Charles Proteus Steinmetz and the Alternating Current

Charles Proteus Steinmetz

Charles Proteus Steinmetz (1865 – 1923)

On October 26, 1923, German-born American mathematician and electrical engineer Charles Proteus Steinmetz passed away. Steinmetz fostered the development of alternating current that made possible the expansion of the electric power industry in the United States, formulating mathematical theories for engineers. He made ground-breaking discoveries in the understanding of hysteresis that enabled engineers to design better electromagnetic apparatus equipment including especially electric motors for use in industry.

“The scientist is contented if he can contribute something toward the knowledge of what is and how it is.”
— Charles P. Steinmetz, New York Times interview (1911)

Education and Emigration to the U.S.

Charles Proteus Steinmetz attended the University of Breslau studying mathematics and chemistry and earned his doctorate degree in 1888. Meanwhile Steinmetz was investigated by the police for his engagement in a socialist university organisation and his articles published in a local socialist newspaper. He fled to Zurich in the same year and managed to escape a possible arrest. One year later he emigrated to the United States and was almost turned away for his dwarfism. However, a friend convinced the American officials that Steinmetz was a brilliant German scientist who could highly benefit American research programes and thus, he was able to move to the United States.

Becoming an Engineering Wizard

Steinmetz began working together with Rudolf Eickemeyer in Yonkers, New York. There, he started publishing in the field of magnetic hysteresis. Eickemeyer then owned a company that developed transformers for use in the transmission of electrical power among other mechanical and electrical devices. In 1893, the Eickemeyer company was taken over by the then newly founded company General Electric. Further work by Steinmetz concerned arc lamps, which he systematically investigated in their operating behaviour and used as floodlight for artificial illumination of large areas.

Back then, Thomas Edison and General Electric became aware of Steinmetz‘s work and began to acquire his patents and services. The Ford company also heard of Steinmetz‘s achievements and they called in the engineer because they had a problem with their giant generator. It is believed that Steinmetz listened to the generator all night, sketching computations on a notepad. Then, he climbed up the generator and proceeded to make chalk marks on its side. He then asked Ford‘s workers to replace sixteen windings from the field coil which solved the problem. The bill presented to Henry Ford however wasn’t a joke, since Steinmetz asked for 10.000$. When Ford asked for an itemized bill, Steinmetz responded: “Making chalk mark on generator: $1. Knowing where to make mark: $9,999“. [1]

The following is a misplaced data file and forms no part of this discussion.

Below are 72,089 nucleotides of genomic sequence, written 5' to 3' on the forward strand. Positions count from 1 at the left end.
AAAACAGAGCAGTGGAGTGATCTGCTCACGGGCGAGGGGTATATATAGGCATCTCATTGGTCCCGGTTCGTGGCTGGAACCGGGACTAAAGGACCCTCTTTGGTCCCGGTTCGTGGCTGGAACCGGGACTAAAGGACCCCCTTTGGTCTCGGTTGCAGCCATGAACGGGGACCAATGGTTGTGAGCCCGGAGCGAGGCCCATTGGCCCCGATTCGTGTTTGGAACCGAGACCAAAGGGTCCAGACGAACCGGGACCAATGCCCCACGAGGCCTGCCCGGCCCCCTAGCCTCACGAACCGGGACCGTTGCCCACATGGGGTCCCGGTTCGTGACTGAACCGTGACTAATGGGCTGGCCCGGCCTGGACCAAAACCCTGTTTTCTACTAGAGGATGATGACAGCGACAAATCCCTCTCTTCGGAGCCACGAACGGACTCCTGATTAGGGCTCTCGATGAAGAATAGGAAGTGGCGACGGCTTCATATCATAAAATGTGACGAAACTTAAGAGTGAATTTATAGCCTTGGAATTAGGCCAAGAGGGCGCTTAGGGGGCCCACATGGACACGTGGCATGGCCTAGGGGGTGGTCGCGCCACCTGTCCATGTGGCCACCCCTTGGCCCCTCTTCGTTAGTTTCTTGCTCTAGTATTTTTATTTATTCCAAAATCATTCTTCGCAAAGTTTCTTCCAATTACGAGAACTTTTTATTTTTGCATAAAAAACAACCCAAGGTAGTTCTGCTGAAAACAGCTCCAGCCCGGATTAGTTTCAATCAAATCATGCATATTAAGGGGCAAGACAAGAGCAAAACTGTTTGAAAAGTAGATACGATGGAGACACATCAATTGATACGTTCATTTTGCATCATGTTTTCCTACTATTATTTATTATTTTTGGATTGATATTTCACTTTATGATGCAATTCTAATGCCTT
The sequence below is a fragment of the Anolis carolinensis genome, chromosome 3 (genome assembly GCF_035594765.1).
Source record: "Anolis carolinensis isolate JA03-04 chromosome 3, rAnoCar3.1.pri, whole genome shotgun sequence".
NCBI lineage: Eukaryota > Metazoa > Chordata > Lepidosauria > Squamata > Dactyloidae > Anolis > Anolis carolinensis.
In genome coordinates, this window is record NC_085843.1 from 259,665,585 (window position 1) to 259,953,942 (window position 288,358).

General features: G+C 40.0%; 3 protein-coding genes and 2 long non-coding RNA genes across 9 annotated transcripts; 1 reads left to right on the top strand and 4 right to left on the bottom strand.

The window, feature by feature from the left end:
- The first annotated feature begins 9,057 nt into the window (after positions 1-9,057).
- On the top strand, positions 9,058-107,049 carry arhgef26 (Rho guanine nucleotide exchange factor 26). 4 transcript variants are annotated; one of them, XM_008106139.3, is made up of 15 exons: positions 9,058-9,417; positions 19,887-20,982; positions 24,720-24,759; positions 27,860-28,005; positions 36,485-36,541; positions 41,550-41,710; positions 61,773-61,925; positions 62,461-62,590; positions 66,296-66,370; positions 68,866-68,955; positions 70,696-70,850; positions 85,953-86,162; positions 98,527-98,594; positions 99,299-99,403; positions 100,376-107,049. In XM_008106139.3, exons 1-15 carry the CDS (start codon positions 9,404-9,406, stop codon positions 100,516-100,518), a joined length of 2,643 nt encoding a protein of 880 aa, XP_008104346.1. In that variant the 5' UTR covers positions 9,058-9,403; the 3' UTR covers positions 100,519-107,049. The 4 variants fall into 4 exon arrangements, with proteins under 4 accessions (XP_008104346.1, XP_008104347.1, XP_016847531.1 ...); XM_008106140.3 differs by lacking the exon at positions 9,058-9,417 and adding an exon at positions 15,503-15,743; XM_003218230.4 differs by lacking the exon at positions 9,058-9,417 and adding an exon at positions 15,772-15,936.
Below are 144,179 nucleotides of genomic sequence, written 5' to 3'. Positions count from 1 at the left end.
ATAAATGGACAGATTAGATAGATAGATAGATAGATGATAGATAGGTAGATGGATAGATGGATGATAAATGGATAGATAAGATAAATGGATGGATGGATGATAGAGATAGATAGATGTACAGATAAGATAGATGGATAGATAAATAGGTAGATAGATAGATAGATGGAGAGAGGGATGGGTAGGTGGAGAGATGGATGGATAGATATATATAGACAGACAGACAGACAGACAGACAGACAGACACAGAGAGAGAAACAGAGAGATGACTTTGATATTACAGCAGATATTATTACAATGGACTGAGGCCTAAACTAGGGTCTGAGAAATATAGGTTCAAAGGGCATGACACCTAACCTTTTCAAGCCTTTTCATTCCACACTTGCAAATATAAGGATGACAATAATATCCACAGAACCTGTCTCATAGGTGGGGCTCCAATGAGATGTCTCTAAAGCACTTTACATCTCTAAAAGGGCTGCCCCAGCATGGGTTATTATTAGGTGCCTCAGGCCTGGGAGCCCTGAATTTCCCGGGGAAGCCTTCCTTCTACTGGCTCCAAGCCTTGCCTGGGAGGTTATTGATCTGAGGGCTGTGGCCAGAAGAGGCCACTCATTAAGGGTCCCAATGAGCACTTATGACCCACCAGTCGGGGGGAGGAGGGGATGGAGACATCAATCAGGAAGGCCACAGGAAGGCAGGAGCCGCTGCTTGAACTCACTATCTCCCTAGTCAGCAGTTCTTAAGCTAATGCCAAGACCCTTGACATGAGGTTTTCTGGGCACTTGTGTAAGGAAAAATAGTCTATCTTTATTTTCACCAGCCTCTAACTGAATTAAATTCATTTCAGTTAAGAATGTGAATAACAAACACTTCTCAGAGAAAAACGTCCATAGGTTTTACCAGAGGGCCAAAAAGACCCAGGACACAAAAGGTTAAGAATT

“Scientific theories need reconstruction every now and then. If they didn’t need reconstruction they would be facts, not theories.”
— Charles P. Steinmetz, New York Times interview (1911)

Contributions to AC Circuit Theory

Steinmetz‘s contributions to the field highly influenced AC circuit theory and analysis. It became less complicated and less time-consuming. Probably one of his most important publications in the field was Complex Quantities and Their Use in Electrical Engineering. Steinmetz presented his work in July 1893 and it was published in the American Institute of Electrical Engineers. In it, he managed to simplify these complicated calculus-based methods to “a simple problem of algebra“. He systematized the use of complex number phasor representation in electrical engineering education texts, whereby the lower-case letter “j” is used to designate the 90-degree rotation operator in AC system analysis. His seminal books and many other AIEE papers “taught a whole generation of engineers how to deal with AC phenomena“.

Steinmetz was active in Schenectady, where he lived, also in the city administration. From 1901 to 1902 he was president of the American Institute of Electrical Engineers (AIEE), from 1913 to 1923 first vice president of the International Association of Municipal Electricians (IAME), a predecessor of the International Municipal Signal Association (IMSA). He wrote 13 books, about 60 articles, held 200 patents and was an honorary member of the Phi Gamma Delta student fraternity.

Charles P. Steinmetz died on 26 October 1923 in Schenectady and was buried in Vale Cemetery.

Charles Proteus Steinmetz: The Man Who Made Lightning, [7]

References and Further Reading:

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